The five engines in Song-Charng Kong's Iowa State University laboratory have come a long way since Karl Benz patented a two-stroke internal combustion engine in 1879.
There are fuel injectors and turbochargers and electrical controls. There's more horsepower, better efficiency, cleaner burning and greater reliability.
But Kong -- with the help of 15 graduate students and all kinds of sensors recording engine cylinder pressure, energy release and exhaust emissions -- is looking for even more.
Kong, an Iowa State assistant professor of mechanical engineering who keeps a piston by his office computer, is studying engines with the goal of reducing emissions and improving efficiency.
"There is still a lot of work to be done to improve engine performance," Kong said. "All of this work will lead to incremental improvements."
And those small improvements can add up when you consider there are more than 250 million registered vehicles on U.S. highways, according to the U.S. Department of Transportation.
Kong and his students are working on a lot of combustion projects in the lab: They're studying diesel engines with the goal of reducing emissions. They're developing a computer model of a gasoline engine that will make it much easier and faster to research and develop new engine technologies. They're figuring out how to optimize new technologies such as multiple fuel injections per combustion cycle.
They're working with Terry Meyer, an Iowa State assistant professor of mechanical engineering, to use high-speed, laser-based sensors that can record images of injection sprays and combustion inside a cylinder. That can give researchers insights into combustion characteristics and ideas for improvements.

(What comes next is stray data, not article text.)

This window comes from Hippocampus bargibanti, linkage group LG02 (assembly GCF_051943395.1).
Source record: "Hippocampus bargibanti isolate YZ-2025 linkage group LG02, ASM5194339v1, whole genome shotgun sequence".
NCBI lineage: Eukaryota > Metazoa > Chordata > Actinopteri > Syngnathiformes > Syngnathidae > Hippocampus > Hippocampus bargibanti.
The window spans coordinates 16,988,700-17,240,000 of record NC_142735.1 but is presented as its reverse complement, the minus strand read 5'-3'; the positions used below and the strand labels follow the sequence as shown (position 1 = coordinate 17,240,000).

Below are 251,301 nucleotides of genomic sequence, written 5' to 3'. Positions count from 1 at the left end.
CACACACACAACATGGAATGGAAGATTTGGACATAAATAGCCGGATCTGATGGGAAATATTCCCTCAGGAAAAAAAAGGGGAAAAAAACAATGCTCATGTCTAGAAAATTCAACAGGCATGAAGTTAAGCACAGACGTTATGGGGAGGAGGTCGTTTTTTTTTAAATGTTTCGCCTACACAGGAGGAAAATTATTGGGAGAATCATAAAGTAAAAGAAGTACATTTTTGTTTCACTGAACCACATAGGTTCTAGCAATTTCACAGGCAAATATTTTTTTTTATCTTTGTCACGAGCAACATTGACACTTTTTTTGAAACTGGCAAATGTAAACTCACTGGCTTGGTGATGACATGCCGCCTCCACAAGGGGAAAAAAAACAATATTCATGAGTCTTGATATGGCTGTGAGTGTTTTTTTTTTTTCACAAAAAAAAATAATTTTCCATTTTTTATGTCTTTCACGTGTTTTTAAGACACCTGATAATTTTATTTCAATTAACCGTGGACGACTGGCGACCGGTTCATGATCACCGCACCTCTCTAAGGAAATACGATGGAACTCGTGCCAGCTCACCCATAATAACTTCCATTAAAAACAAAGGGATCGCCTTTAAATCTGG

They're also studying how plastics dissolved in biodiesel affect engine performance. Biodiesel acts as a solvent on certain plastics and that has Kong checking to see if some waste plastic could be recycled by mixing it into fuel.
And they're studying the combustion of ammonia in engines. Ammonia is relatively easy to store, is fairly dense with hydrogen and doesn't produce greenhouse gases when it burns. So burning ammonia in engines could be an early step to developing a hydrogen economy.
Kong's work is supported by grants from Deere & Co., the Ford Motor Co., the U.S. Department of Energy's Los Alamos National Laboratory, the Ames-based Renewable Energy Group Inc. and the Iowa Energy Center based at Iowa State.
As he showed a visitor around his engine lab recently, pointing out a new turbocharger here or an experimental one-cylinder engine there, Kong said there's good reason to keep studying engines.
"We want to make these engines better," Kong said. "In my mind, the internal combustion engine may be the most important combustion system in daily life. Just by improving combustion efficiency by a fraction, we can save a lot of energy for the country and the world."
And yes, he said, "There is a future for internal combustion engines."
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